Developed By: iNFOTYKE
By Neil Nongkynrih
SHILLONG: One Sunday afternoon a few of us went to Galleria Anjalee Cinema to watch the latest film of Pradip Kurbah- Onaatah.
On hearing the synopsis of the subject matter, I was initially expecting a depressing, heavy going movie. To our great delight, it turned out to be funny, loveable and we were left with a feeling of innocent joy, despite its backdrop of realistic trauma. Kurbah has treated a painful subject with thoughtful dignity and lightened it with rustic humour. He has dared to make a film, which could have easily been considered ‘out of fashion’ in today’s world.
Huge commercially successful films for far too long have been more and more about gimmicks, violence and flesh. Here is a film with a heart.
Presuming Kurbah’s limitations are budget, lack of a thriving theatre culture to source talent and so many other barriers to make a film in this region, he has instead turned these challenges into the positive.
Lack of resources can either dampen a person or make one more creative. For Pradip and his team the latter is confirmed. From his early days as an icebreaker in this arena, he has yet again overcome his own internal and external obstacles and come out with this gem. It is the best Khasi film I have seen thus far and has lifted the bar of film making in Meghalaya by leaps and bounds.
My best guess is that it has and will inspire other local filmmakers. I left the cinema hall feeling so proud. (Although I’ve never met the director).
The two lead roles, Sweety Pala and Merlvin Mukhim were a par above excellent and during a television interview I was asked ‘whom I preferred?’ The answer was simple-Both.
Sweety in the leading role of a woman having gone through the darkest period in her life did not ‘overdo’ her part. The demands of her role could have easily made her slip into a melodramatic victim (more suitable for soap opera) but she contained herself, much to our relief. Instead, she spoke so much through subtle eye and facial expression.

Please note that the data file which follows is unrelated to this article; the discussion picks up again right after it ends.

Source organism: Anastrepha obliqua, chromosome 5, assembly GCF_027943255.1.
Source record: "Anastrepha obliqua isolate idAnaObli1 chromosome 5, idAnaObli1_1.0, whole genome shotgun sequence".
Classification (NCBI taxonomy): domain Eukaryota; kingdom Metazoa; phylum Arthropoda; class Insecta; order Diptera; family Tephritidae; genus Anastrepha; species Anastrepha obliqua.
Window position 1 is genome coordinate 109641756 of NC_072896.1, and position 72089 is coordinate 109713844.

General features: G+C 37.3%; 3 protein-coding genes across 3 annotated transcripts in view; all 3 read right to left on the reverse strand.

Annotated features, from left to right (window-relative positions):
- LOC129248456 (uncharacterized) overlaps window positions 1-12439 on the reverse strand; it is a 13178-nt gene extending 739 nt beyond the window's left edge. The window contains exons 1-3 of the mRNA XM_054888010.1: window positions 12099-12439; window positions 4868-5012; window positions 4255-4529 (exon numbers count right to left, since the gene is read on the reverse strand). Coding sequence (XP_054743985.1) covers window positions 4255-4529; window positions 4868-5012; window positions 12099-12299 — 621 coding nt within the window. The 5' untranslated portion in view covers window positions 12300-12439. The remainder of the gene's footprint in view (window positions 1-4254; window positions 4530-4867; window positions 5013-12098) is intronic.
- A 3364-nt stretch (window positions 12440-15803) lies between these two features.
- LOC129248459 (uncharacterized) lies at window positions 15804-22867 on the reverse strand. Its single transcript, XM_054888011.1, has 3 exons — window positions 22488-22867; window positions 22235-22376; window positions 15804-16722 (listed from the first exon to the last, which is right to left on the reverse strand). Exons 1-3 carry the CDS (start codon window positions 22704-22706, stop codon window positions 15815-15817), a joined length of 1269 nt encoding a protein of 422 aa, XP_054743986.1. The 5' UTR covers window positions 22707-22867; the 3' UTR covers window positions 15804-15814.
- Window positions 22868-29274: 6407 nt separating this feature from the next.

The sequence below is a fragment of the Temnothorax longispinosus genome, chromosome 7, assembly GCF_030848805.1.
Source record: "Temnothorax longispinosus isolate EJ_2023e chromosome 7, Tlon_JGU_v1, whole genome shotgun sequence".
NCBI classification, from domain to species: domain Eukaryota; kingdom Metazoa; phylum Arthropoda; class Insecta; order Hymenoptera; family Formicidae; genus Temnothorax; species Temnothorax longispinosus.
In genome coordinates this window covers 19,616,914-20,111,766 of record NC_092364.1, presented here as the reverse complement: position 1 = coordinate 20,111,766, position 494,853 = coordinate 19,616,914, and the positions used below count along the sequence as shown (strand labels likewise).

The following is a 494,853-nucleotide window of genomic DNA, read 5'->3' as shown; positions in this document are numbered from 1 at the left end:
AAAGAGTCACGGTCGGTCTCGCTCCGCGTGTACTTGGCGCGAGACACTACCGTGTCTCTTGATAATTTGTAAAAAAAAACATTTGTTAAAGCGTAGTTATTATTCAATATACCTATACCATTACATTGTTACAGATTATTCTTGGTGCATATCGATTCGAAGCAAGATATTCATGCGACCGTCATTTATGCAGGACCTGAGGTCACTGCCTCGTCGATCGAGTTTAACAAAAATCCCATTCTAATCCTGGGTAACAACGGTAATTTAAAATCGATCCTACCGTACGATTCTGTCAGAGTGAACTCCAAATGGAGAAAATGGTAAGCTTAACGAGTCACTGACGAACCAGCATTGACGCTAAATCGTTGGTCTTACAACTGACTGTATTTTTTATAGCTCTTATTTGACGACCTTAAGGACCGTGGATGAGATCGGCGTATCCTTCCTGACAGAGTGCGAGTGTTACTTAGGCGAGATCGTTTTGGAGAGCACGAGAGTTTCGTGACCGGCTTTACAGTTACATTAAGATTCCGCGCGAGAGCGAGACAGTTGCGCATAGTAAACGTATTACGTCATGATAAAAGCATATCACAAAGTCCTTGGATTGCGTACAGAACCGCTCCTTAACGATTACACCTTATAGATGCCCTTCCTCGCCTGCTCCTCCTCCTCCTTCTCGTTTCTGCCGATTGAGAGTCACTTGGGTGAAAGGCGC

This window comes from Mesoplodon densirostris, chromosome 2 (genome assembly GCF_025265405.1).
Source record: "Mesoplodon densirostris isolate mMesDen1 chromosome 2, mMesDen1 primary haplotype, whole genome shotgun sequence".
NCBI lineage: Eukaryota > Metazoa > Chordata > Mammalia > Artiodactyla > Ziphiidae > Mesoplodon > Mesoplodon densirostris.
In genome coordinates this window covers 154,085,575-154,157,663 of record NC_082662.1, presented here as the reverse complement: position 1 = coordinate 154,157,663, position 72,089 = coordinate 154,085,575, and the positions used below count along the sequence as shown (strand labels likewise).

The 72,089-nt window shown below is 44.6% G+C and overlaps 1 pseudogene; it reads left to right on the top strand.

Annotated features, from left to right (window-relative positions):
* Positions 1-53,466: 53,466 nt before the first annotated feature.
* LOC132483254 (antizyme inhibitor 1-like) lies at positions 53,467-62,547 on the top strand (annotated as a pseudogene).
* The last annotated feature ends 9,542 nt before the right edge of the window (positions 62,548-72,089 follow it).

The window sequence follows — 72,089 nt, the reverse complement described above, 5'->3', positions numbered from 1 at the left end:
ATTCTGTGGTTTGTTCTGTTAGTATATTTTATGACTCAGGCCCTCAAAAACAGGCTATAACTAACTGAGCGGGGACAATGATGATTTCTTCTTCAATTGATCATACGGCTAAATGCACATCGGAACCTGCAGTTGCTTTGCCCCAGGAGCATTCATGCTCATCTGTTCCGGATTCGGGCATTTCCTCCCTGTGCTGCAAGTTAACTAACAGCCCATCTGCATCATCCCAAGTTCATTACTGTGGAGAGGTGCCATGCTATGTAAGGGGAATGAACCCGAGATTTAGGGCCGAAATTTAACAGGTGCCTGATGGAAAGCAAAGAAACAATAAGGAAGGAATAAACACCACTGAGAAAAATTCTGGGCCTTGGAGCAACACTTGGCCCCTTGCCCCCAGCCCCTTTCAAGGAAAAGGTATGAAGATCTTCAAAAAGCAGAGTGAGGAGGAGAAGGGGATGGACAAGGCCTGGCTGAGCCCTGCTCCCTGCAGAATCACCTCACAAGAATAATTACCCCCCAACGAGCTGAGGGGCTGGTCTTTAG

Merlvin has made the ‘villager’ into a delicious romantic hero with character. He did not need to go to the gym and wear Armani to attract the women but instead made the audience laugh so much. Most importantly, Merlvin was not ‘trying’ to be comedic-just pure talent and sheer sincere hard work. The chemistry of both the leads made one feel it was reality that we were watching.
Obviously, the film has its imperfections but I’m not here with a magnifying glass, which should be reserved more for the aged and well equipped Hollywood and her other rich offshoots.
It’s a fair review I believe when we judge a product, which shines despite discouraging and many a times- hopeless fencing. Iranian films are another example of this.
If I were a person who has never been to this region, watching this film would immediately make we want to book a flight ticket to see rural Meghalaya.
The cinematography was so beautiful (and what wonderful enhancing musical score).
I believe we will see more revival in tourism if this film is seen in as many parts of the world as possible.
The other characters in the movie were also of a wonderful standard adding so much colour and soul, like the grandmother, the blind man, the aunt and the uncle etc. I could go on and on, but in doing so I might add more spoilers rather than enhance people’s appetite to go and see the film.
We live in a world of free downloads and pirated copies but if we are to see movie making blossom in our small but creative pond, let’s buy a ticket and thus contribute to their well deserved efforts, hence encouraging the future of regional film making.
Our state has an abundance of untapped talent but we need one another to boost and hearten those who are daring enough to pursue their dreams.
The film has deserved every award it has received. I am no professional film critic but as a very fussy movie buff I would say it’s worth the drive to the cinema and the ticket price. Go for it.
Take the whole family and you won’t regret it. I didn’t!